Tuesday, March 25, 2014

Analysts have mixed reactions to Bank of America stress test results

Bank of America’s performance in the Federal Reserve’s stress tests last week has led to a range of reactions from analysts who rate the stock.

Atlantic Equities has downgraded the stock to "neutral" from "overweight."

"The downgrade of BAC is driven by strong price performance over the past year bringing it close to our target price but also weakness in FICC and poor performance in the stress test," Atlantic Equities said.

Contrast that with the reaction of Citigroup analyst Keith Horowitz, who stuck with his "buy" rating for the stock.

But Bank of America’s performance in the tests did cause Horowitz to revise expectations for how much the bank might raise its dividend or how much in stocks it might buy back.

Before the stress test, Horowitz said, it was expected that the bank will seek Fed approval to raise its 1-cent dividend by 3 cents and buy back $5 billion in stock. But, he said, based on the stress test results, those expectations “look a tad bit too high."

Bank of America, and other big lenders, are expected to announce Wednesday afternoon whether the Fed will allow them to return capital to shareholders in the form of dividend increases or stock repurchases. It's anyone's guess as to which, if any, of those options Bank of America is seeking approval for.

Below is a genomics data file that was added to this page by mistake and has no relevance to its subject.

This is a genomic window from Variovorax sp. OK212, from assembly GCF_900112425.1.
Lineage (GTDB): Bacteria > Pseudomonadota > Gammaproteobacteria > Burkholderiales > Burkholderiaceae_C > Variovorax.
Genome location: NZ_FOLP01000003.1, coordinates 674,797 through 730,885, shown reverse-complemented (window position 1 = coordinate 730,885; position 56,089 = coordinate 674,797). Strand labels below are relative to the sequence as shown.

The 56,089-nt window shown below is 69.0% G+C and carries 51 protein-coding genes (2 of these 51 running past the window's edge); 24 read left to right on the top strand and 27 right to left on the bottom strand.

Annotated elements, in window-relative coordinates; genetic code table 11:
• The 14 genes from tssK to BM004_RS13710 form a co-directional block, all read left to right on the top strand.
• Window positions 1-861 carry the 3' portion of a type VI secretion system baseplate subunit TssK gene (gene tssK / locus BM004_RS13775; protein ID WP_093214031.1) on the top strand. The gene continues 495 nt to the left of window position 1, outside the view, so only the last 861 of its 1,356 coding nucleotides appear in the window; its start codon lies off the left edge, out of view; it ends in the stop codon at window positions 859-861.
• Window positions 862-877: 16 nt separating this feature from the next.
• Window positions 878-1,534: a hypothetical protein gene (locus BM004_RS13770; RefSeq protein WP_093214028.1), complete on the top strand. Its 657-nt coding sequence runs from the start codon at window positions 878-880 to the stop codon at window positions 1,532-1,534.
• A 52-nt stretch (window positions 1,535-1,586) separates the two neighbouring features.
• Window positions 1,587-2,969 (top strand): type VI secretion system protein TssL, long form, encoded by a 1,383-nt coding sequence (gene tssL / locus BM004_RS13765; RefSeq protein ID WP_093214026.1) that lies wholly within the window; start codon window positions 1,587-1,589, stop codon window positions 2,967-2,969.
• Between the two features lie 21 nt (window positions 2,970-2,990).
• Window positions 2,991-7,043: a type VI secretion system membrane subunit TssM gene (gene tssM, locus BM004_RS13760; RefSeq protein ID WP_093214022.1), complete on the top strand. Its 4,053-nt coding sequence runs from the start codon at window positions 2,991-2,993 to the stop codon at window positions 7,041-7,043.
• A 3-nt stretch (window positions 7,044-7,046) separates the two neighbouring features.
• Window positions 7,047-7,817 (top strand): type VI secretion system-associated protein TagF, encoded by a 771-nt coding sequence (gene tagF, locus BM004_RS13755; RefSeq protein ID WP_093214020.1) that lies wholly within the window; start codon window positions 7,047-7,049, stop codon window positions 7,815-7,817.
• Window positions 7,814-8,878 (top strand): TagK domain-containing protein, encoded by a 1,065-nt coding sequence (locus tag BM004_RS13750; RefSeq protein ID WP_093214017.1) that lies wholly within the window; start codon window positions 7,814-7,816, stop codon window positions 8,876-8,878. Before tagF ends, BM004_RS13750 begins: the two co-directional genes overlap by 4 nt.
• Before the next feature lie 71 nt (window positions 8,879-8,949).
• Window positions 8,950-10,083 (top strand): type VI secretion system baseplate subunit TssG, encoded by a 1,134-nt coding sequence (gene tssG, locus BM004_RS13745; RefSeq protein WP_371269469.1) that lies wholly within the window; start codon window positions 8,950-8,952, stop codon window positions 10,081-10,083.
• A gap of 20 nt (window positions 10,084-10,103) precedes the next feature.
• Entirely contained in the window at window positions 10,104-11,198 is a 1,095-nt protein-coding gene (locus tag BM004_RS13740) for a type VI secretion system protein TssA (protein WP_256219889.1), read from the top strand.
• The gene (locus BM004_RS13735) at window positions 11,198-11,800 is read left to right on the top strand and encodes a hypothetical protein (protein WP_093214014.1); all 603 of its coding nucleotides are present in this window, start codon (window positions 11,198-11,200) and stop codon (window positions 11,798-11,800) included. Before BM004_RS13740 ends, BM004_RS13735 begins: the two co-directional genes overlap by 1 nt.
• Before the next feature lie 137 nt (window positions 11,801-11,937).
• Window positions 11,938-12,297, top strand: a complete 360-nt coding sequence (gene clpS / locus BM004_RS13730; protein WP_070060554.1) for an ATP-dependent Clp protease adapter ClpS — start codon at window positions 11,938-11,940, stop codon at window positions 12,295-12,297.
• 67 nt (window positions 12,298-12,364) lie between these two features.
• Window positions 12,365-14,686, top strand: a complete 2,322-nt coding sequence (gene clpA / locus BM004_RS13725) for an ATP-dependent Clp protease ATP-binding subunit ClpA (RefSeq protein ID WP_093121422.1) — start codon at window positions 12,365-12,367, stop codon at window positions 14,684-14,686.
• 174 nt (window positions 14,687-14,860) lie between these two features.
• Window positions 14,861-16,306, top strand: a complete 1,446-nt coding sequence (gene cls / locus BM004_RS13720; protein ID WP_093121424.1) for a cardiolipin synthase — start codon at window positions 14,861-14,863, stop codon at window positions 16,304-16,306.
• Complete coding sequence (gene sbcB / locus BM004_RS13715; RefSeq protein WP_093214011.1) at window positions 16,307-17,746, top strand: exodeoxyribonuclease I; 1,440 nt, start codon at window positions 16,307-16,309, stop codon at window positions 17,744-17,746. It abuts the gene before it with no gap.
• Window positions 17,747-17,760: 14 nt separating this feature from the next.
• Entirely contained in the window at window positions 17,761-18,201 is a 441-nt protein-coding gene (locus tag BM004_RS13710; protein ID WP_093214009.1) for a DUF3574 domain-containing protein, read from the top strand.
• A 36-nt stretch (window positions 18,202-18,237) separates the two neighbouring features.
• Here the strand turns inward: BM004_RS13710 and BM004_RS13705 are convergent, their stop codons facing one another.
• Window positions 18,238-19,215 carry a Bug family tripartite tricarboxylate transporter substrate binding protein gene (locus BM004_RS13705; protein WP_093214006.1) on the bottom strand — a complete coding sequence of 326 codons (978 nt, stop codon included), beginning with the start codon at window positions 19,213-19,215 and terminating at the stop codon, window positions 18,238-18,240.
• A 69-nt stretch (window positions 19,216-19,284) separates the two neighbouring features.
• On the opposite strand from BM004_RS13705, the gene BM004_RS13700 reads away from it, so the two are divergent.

The bank's dividend has been stuck at 1 cent per share per quarter since the financial crisis.

This year's stress tests results showed that Bank of America, Wells Fargo and 27 other major U.S. lenders would meet federal capital requirements in a hypothetical economic crisis.

But Charlotte-based Bank of America posted the lowest minimum capital ratio among big banks. The Fed said the bank’s minimum capital ratio would drop to 5.9 percent in a severe economic crisis. The figure is above regulators’ 5 percent minimum buffer for top-tier capital.